by Stefanie London
Marianna Halsey has the most boring life in the world. With seven overprotective older brothers, she’s even ended up a virgin at twenty-four. But when a dark and sexy male prevents her from getting her wallet stolen on a Greek vacation, she decides it’s time for some adventure. She’s read a gazillion romance novels. How hard can it be to score a hook-up?
Greek billionaire and stock market whiz, Nico Galinas has built an empire from nothing. Literally. Orphaned as a baby, Nico trusts no one. Especially not the quirky, attractive woman using the worst pick up tricks in history. She wants something, and Nico decides to play along, even when she invites herself back to his place.
But what happens when the beast accidentally knocks up the beauty?
So, let's say I was pleasantly surprised that I even WANTED to read this book because the synopsis itself tells you that there's going to be a baby in this equation. There were two things that made me want to read it though. One, there appeared to be a type of re-telling in the mix of one of my favorite tales, Beauty and the Beast, and two, this book was written by Stefanie London. I LOVE Stefanie London's books. I couldn't really pass up the opportunity to read one. Even if there would be a baby.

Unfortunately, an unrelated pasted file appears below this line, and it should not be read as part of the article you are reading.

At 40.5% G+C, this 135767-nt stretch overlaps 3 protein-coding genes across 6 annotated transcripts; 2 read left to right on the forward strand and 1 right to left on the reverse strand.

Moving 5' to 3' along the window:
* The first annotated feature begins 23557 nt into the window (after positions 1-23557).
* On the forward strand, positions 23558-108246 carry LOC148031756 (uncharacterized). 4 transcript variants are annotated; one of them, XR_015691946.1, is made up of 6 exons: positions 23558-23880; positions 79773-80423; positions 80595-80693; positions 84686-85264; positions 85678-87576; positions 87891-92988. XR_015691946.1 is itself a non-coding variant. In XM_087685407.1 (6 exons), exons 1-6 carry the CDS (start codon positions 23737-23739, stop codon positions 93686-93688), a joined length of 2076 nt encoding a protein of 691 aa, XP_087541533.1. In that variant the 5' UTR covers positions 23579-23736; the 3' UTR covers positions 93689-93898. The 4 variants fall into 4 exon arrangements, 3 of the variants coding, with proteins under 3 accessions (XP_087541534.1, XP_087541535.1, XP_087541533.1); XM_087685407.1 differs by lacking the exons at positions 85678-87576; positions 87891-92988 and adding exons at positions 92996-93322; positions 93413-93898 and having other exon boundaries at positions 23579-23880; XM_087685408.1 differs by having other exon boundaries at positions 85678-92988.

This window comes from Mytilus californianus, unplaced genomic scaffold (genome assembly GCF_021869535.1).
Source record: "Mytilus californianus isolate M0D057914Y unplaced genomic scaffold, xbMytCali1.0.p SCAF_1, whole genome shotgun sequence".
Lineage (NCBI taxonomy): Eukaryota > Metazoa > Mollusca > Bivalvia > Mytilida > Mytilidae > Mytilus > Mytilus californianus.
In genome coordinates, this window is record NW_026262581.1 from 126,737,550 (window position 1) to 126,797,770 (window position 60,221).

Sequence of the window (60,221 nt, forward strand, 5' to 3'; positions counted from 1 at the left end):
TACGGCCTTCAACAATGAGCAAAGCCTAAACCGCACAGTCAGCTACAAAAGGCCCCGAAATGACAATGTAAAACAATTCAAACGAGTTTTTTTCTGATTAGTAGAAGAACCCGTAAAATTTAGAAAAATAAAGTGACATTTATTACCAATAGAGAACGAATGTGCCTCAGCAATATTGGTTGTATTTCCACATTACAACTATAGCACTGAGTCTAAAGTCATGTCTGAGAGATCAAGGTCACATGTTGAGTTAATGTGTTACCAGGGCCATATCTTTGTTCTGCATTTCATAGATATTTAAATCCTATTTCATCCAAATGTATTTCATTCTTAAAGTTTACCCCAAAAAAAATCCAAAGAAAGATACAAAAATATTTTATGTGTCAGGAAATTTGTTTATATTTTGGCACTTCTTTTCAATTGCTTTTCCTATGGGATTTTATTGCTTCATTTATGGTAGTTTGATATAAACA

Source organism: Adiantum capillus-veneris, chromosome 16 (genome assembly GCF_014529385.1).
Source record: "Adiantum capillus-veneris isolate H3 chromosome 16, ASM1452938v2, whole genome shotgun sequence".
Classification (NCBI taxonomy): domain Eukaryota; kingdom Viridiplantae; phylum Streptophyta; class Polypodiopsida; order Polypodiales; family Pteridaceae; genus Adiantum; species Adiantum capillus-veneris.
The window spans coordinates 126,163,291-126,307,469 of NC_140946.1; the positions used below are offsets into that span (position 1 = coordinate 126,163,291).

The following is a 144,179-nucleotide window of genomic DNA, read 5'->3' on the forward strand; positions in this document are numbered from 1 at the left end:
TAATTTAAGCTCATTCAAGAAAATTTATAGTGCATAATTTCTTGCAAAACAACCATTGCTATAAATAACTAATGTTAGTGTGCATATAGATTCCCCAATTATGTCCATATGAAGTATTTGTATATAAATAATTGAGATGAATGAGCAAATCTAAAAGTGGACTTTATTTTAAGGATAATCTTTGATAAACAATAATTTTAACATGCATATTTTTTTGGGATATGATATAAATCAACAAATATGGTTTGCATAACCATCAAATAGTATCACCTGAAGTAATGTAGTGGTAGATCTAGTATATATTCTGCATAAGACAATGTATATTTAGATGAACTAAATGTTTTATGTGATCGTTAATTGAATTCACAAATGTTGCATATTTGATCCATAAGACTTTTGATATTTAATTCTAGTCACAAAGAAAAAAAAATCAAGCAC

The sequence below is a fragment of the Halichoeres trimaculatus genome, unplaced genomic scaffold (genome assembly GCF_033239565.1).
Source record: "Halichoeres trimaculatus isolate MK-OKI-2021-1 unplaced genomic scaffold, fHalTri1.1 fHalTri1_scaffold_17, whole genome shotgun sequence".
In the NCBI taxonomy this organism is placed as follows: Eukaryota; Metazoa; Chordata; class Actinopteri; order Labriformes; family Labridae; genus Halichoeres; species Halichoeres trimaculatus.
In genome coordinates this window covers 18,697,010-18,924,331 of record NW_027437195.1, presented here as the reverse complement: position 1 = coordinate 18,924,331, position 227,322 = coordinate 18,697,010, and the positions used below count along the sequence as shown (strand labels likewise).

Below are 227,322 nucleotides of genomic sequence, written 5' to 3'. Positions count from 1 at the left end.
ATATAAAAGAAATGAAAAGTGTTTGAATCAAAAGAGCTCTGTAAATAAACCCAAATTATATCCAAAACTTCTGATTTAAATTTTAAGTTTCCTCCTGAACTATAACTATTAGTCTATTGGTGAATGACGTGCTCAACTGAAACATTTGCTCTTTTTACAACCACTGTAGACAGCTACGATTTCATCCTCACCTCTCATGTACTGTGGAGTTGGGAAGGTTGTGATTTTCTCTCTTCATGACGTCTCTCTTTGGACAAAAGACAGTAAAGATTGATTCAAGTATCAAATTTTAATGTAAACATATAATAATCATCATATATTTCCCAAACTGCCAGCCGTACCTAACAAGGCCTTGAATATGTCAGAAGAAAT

I was not disappointed. Beauty and the Greek Billionaire introduced me to Marianna, an Australian woman with a knack for languages and *trope alert* a virgin. Usually the whole virgin trope annoys me, but I could buy into the fact that Marianna lost her parents a long time ago, leaving her older brothers to take care of her. Brothers that do not let her out of her sight.
We also meet Nico, the billionaire who had his heart broken a long time ago. These two find in each other what they've been missing, heat and tenderness, curiosity and excitement. But of course, it wouldn't be a love story without some bumps in the road. And with a baby involved? You better believe these are some huge bumps in the road. But it worked. There was pain and miscommunication. It was messy, like real life.
Now, I'm not saying any of us will be meeting and having the baby of a Greek billionaire, but London got the messiness of life and love and heartbreak correct. The only difference is, with romance novels, we are almost always guaranteed a HEA (happily ever after) - and I surely can't complain about that.